We obtained primary decidua cells from decidua tissues. The source of Asperosaponin VI was purchased from Guangdong Food and Drug Administration, China. We purchased progesterone and mifepristone from Sigma Aldrich. We bought 0.25% trypsin, DMEM/F12, FBS, Charcoal dextran-treated FBS, and Lipofectamine™ 2000 from Gibco. The antibodies used in this research, such as C-JUN (AF1612), CASP3 (AC030), STAT3 (AF1492), SRC (AF1831), PTGS2 (AF1924), and GAPDH (AF1186) antibodies were purchased from Beyotime (Shanghai, China). We diluted the primary antibody at a ratio of 1 : 1000 with QuickBlock™ Primary Antibody Dilution Buffer for Western Blotting (Beyotime) and the secondary antibody at a ratio of 1 : 10000 with QuickBlock™ Secondary Antibody Dilution Buffer for Western Blotting (Beyotime).

2.4.2. Isolation and Culture of Primary Decidual Cells

We obtained decidua samples at 6–9 week of gestation from singleton pregnant women who requested normal pregnancy termination or who underwent excretion of retained pregnancy products after a failed spontaneous pregnancy. All patients signed written informed consent in accordance with Declaration of Helsinki, and permission was obtained from Ethics Committee of the 1st Affiliated Hospital of Guangzhou University of TCM. The ethics code is No.K [2019] 098.

Fresh decidua tissues were taken aseptically, washed in PBS to remove blood, cut into pieces, digested with trypsin-EDTA (0.25%) for 5–10 min, and digestion was stopped by adding DMEM/F12 medium containing 10% FBS. The cell clusters in the final digestion were extracted with a 23-gauge needle, filtered through a 200-mesh sieve, centrifuged at 2000 rpm for 5 min, resuspended in DMEM/F12 medium containing 10% FBS, and incubated in flask at 5 × 105 cells/ml. After 30 min, we removed nonadherent cells and replaced the medium after 48 h.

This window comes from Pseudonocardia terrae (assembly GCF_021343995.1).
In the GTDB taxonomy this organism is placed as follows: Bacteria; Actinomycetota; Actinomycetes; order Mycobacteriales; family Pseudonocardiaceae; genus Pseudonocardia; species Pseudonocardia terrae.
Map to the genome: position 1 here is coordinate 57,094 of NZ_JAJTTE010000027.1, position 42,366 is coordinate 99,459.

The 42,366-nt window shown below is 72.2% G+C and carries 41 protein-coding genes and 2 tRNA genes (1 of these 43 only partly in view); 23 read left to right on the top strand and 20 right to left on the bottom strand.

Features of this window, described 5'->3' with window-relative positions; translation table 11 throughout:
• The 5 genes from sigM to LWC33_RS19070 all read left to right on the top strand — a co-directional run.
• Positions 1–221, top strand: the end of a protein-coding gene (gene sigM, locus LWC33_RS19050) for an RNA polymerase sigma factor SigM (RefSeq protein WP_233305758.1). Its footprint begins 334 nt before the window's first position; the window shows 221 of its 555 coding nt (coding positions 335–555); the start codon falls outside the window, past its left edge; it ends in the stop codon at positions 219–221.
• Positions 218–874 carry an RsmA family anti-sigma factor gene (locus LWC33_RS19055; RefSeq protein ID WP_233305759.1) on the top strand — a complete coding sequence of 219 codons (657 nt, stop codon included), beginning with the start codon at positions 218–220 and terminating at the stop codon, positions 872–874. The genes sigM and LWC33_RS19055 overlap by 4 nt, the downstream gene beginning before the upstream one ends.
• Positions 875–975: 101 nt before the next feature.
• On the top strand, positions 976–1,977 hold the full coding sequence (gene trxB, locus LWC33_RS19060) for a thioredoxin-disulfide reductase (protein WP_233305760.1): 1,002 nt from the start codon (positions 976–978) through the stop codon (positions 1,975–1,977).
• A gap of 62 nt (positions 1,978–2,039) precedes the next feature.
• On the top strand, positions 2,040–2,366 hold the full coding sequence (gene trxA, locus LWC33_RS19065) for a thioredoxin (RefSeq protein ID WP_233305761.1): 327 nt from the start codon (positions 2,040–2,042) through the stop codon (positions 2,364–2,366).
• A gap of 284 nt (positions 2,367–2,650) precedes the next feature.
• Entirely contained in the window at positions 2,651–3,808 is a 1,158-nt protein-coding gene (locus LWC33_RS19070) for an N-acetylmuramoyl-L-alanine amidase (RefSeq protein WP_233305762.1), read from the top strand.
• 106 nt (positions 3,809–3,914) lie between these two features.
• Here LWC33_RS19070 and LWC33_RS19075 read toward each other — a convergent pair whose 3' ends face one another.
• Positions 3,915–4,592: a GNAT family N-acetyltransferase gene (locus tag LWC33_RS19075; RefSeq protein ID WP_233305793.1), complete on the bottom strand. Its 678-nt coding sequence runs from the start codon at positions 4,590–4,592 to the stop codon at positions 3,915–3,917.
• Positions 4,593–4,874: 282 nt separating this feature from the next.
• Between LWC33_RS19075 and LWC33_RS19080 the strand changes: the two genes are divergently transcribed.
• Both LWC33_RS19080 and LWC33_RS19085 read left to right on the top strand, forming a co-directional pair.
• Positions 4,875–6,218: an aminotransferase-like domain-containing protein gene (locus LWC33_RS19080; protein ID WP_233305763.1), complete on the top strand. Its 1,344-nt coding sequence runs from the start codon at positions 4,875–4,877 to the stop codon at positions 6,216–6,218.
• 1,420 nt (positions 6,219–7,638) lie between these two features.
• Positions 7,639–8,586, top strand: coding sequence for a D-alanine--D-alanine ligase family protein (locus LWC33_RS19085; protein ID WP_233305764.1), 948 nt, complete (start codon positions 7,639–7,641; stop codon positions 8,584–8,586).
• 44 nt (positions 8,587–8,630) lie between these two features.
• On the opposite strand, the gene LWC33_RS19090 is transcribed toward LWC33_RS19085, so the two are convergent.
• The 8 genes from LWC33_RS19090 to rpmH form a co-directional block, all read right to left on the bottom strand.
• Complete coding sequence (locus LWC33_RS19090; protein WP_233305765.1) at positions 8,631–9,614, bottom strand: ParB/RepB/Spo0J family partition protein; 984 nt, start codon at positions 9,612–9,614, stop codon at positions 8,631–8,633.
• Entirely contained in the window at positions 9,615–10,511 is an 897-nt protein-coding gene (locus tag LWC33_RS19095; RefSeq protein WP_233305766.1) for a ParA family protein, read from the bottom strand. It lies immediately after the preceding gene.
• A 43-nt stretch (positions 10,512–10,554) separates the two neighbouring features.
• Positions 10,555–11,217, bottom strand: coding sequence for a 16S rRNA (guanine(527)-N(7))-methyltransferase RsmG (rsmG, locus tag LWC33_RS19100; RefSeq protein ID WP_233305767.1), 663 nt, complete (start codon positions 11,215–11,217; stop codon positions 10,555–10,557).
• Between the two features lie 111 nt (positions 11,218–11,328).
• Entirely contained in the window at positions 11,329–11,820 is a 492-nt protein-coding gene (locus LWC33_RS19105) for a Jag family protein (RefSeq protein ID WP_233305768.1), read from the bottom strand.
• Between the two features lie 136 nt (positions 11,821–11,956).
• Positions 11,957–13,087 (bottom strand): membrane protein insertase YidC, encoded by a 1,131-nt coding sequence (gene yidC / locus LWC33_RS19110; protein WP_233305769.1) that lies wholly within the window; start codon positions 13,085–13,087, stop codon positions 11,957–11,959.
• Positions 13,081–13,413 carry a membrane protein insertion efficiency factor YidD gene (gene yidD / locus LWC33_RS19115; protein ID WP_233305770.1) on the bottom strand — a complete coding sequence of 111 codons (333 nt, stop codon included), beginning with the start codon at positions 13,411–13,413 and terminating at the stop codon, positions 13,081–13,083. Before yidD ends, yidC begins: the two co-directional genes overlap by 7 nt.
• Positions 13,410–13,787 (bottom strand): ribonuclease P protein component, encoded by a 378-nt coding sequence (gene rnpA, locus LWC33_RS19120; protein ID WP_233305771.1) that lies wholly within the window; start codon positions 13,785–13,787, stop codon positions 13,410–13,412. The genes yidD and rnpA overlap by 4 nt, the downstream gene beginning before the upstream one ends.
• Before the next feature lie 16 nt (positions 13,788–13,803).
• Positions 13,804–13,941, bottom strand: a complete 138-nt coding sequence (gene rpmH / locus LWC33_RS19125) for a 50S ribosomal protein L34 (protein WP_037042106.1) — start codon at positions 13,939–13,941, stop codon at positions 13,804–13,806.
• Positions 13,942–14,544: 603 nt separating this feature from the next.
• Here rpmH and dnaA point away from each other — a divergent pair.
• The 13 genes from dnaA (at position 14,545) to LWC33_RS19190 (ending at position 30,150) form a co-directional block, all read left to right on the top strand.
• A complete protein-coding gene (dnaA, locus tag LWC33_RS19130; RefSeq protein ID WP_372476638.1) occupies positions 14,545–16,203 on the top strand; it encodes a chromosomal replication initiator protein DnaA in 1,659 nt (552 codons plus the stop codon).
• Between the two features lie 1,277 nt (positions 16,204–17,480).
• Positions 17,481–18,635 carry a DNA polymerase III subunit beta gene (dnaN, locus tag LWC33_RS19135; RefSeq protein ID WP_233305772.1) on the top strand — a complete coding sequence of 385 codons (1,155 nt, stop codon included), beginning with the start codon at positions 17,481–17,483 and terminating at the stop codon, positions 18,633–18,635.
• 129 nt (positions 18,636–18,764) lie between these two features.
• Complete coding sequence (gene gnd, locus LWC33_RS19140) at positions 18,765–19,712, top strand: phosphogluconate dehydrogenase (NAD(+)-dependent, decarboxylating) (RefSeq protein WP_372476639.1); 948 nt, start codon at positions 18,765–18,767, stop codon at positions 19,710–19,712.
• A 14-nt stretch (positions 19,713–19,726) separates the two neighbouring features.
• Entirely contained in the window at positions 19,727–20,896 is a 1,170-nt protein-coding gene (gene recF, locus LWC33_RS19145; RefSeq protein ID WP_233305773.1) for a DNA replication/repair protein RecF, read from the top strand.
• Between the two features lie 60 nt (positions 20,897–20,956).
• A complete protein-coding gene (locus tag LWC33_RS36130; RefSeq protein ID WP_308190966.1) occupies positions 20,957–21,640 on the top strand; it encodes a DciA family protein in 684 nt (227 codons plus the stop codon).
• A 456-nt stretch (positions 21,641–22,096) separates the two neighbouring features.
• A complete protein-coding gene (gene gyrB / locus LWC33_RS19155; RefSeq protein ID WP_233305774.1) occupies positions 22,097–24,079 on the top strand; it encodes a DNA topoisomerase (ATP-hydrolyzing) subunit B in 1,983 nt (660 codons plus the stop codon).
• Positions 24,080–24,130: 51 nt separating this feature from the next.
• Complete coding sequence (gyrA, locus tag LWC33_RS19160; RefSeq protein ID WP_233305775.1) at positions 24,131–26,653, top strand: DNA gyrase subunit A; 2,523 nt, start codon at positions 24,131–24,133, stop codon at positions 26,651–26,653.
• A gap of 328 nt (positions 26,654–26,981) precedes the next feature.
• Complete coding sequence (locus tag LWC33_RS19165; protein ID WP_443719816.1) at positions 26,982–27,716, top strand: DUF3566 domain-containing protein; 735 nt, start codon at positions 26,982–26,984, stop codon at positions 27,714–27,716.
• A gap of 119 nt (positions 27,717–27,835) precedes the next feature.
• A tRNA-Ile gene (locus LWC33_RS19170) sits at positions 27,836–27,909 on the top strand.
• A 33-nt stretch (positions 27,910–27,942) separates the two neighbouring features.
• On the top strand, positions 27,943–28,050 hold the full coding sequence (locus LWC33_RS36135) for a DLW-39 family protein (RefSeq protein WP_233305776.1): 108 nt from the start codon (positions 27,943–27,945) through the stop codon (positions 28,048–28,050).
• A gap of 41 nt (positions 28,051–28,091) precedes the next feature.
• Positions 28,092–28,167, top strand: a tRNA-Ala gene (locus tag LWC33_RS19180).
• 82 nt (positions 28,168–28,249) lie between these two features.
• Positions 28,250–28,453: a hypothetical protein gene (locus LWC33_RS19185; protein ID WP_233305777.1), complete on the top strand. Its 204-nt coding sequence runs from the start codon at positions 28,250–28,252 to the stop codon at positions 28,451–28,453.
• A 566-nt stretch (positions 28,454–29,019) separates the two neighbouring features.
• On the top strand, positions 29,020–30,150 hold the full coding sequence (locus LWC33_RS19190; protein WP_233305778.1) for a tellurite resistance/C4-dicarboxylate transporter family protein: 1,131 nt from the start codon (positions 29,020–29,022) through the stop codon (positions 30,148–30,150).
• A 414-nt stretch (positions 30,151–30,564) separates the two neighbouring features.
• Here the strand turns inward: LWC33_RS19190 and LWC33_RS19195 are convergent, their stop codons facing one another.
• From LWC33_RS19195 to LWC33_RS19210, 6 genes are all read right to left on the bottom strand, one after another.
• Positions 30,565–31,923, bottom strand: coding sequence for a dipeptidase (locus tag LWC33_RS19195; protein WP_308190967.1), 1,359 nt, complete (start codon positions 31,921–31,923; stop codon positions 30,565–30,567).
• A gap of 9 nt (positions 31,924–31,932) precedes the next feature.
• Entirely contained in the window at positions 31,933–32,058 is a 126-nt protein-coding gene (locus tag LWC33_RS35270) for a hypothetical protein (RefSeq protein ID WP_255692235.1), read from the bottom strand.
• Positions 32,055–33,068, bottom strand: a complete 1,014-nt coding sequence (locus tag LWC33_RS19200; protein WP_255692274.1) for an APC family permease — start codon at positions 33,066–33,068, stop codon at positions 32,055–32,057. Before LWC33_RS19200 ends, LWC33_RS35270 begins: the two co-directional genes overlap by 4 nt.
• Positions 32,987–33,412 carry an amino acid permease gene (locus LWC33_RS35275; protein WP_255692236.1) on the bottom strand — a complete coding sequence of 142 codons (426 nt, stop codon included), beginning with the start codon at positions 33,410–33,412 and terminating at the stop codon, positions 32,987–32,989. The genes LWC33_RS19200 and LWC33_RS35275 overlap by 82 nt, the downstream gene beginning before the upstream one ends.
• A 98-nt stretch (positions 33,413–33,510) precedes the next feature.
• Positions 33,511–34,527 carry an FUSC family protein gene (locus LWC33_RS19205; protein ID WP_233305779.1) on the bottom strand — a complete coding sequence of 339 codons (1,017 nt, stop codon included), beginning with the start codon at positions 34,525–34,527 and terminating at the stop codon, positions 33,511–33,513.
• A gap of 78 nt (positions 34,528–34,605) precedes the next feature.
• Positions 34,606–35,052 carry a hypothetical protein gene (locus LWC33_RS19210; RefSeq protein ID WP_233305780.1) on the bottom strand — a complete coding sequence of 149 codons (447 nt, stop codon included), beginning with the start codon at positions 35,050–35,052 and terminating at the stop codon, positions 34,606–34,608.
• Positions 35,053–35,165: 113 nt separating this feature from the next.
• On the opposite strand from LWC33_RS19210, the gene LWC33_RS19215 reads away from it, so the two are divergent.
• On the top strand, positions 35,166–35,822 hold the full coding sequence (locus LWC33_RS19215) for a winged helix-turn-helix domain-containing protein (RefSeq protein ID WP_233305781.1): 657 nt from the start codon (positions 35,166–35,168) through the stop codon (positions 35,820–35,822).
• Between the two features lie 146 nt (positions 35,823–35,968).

2.4.3. Cell Counting Kit 8 Assay

We treated the decidual cells with a concentration gradient of progesterone (P), mifepristone (M), and AS6 for 12, 24, and 48 h. According to the manufacturer’s protocol, we performed a cell counting kit 8 (CCK-8) assay to detect cell proliferation abilities using an optical density (OD) setting of 450 nm in the microplate reader (Varioskan Flash; Thermo Fisher Scientific, Waltham, MA, USA).

2.4.4. Western Blotting

We cultured decidual cells in 6-well plates and treated them with the specific concentration of progesterone, Asperosaponin VI with or without mifepristone according to CCK-8 screening results. After the treatment, the protein was extracted by adding 200 μL RIPA lysis buffer prepared with phosphatase inhibitor and protease inhibitor per dish (Beyotime). The protein bands were transferred to polyvinylidene fluoride membranes (Shanghai, microtiter wells) by electrophoresis and wet transfer steps, closed with QuickBlock™ Western closing solution (Beyotime) at room temperature for 30 min, added primary antibody and incubated overnight at 4°C in a shaker, then added the corresponding secondary antibody and incubated in shaker at 24°C for 1.5 h. The antibody reactivity level was subsequently detected by gel imaging system (Bio-Rad). Finally, the grayscale values were quantitated using ImageJ software.

2.4.5. Statistical Analysis

All results were expressed as mean ± standard deviation. Student’s t-tests were used to compare two separate samples. One-way ANOVA was used for comparison of univariate samples between multiple groups. -value <0.05 indicates statistical significance.

3. Results

3.1. AS6-Associated Structure and Target Proteins

We obtained a total of 103 AS6-associated targets. After data standardization by the UniProt database, we obtained AS6-related target proteins called as Gene symbols. AS6-associated structure and target results were shown in supplementary Tables S1S2.

3.2. RSA-Associated Target Information and Overlapped Target Proteins (OTPs)

A total of 2084 RSA-associated target proteins were retrieved. We took the overlap of AS6- and RSA-associated targets as OTPs, which included 49 overlapped targets, as shown in Table 1 and Figure 2(a).

3.3. Construction of PPI Network and Screening Core Target Proteins

OTPs were imported into the STRING platform with the targets having no link to others hidden. We imported the PPI data into Cytoscape to draw PPI network in Figure 2(b). There were 21 target proteins predicted to be the core target proteins (Table 2), whose degrees were above average degree (9.83).